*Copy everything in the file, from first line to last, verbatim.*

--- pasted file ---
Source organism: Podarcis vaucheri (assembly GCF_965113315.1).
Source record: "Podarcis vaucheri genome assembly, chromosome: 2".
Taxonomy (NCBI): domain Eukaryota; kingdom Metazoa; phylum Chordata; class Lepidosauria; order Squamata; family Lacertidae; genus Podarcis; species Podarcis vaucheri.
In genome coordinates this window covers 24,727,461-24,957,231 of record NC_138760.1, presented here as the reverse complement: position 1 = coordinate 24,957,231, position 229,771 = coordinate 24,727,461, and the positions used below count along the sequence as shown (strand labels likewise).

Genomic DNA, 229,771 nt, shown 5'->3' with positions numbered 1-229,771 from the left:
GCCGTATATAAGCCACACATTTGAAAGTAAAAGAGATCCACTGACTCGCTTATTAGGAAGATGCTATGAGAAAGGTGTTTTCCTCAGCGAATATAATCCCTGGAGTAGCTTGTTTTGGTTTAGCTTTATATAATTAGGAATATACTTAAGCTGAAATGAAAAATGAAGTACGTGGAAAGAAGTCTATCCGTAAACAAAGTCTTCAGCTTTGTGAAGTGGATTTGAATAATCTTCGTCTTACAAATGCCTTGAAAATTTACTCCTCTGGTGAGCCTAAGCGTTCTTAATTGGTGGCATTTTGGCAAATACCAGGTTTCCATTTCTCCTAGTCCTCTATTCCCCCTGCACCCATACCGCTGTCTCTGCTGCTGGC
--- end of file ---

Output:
Source organism: Podarcis vaucheri (assembly GCF_965113315.1).
Source record: "Podarcis vaucheri genome assembly, chromosome: 2".
Taxonomy (NCBI): domain Eukaryota; kingdom Metazoa; phylum Chordata; class Lepidosauria; order Squamata; family Lacertidae; genus Podarcis; species Podarcis vaucheri.
In genome coordinates this window covers 24,727,461-24,957,231 of record NC_138760.1, presented here as the reverse complement: position 1 = coordinate 24,957,231, position 229,771 = coordinate 24,727,461, and the positions used below count along the sequence as shown (strand labels likewise).

Genomic DNA, 229,771 nt, shown 5'->3' with positions numbered 1-229,771 from the left:
GCCGTATATAAGCCACACATTTGAAAGTAAAAGAGATCCACTGACTCGCTTATTAGGAAGATGCTATGAGAAAGGTGTTTTCCTCAGCGAATATAATCCCTGGAGTAGCTTGTTTTGGTTTAGCTTTATATAATTAGGAATATACTTAAGCTGAAATGAAAAATGAAGTACGTGGAAAGAAGTCTATCCGTAAACAAAGTCTTCAGCTTTGTGAAGTGGATTTGAATAATCTTCGTCTTACAAATGCCTTGAAAATTTACTCCTCTGGTGAGCCTAAGCGTTCTTAATTGGTGGCATTTTGGCAAATACCAGGTTTCCATTTCTCCTAGTCCTCTATTCCCCCTGCACCCATACCGCTGTCTCTGCTGCTGGC